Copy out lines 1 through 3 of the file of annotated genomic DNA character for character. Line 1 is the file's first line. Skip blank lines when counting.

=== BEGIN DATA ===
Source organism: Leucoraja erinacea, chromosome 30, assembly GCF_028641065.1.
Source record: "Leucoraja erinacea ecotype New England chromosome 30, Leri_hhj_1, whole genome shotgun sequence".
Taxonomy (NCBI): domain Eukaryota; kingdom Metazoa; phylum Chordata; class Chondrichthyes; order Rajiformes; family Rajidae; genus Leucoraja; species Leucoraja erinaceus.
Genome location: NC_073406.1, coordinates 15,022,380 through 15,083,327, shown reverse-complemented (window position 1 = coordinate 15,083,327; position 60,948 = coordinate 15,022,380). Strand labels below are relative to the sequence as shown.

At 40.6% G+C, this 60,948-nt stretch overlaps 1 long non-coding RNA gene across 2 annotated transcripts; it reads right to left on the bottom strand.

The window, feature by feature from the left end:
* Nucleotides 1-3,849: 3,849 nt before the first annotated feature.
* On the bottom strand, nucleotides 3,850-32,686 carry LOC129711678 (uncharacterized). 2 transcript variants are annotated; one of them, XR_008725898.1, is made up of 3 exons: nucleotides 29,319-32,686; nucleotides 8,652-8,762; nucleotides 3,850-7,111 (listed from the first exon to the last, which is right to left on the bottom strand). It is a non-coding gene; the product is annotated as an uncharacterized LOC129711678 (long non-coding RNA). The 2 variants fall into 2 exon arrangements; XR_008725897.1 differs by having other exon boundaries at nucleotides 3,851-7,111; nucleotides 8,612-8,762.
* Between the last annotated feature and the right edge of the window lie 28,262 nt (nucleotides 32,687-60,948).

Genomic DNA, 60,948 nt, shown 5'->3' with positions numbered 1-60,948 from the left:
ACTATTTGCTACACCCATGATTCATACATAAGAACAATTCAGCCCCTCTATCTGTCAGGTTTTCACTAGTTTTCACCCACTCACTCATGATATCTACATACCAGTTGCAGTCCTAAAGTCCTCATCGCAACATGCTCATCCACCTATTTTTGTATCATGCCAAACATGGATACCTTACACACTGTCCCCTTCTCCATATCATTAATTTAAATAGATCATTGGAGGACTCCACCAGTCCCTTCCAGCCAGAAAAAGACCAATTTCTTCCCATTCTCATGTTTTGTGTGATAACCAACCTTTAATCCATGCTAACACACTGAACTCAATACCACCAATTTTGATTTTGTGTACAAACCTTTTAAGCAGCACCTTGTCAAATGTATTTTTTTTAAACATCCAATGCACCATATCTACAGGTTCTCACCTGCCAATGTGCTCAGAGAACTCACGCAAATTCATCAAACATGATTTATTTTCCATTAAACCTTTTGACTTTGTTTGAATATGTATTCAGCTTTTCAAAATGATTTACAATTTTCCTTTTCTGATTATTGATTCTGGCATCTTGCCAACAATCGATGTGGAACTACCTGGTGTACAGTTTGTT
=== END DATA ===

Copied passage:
Source organism: Leucoraja erinacea, chromosome 30, assembly GCF_028641065.1.
Source record: "Leucoraja erinacea ecotype New England chromosome 30, Leri_hhj_1, whole genome shotgun sequence".
Taxonomy (NCBI): domain Eukaryota; kingdom Metazoa; phylum Chordata; class Chondrichthyes; order Rajiformes; family Rajidae; genus Leucoraja; species Leucoraja erinaceus.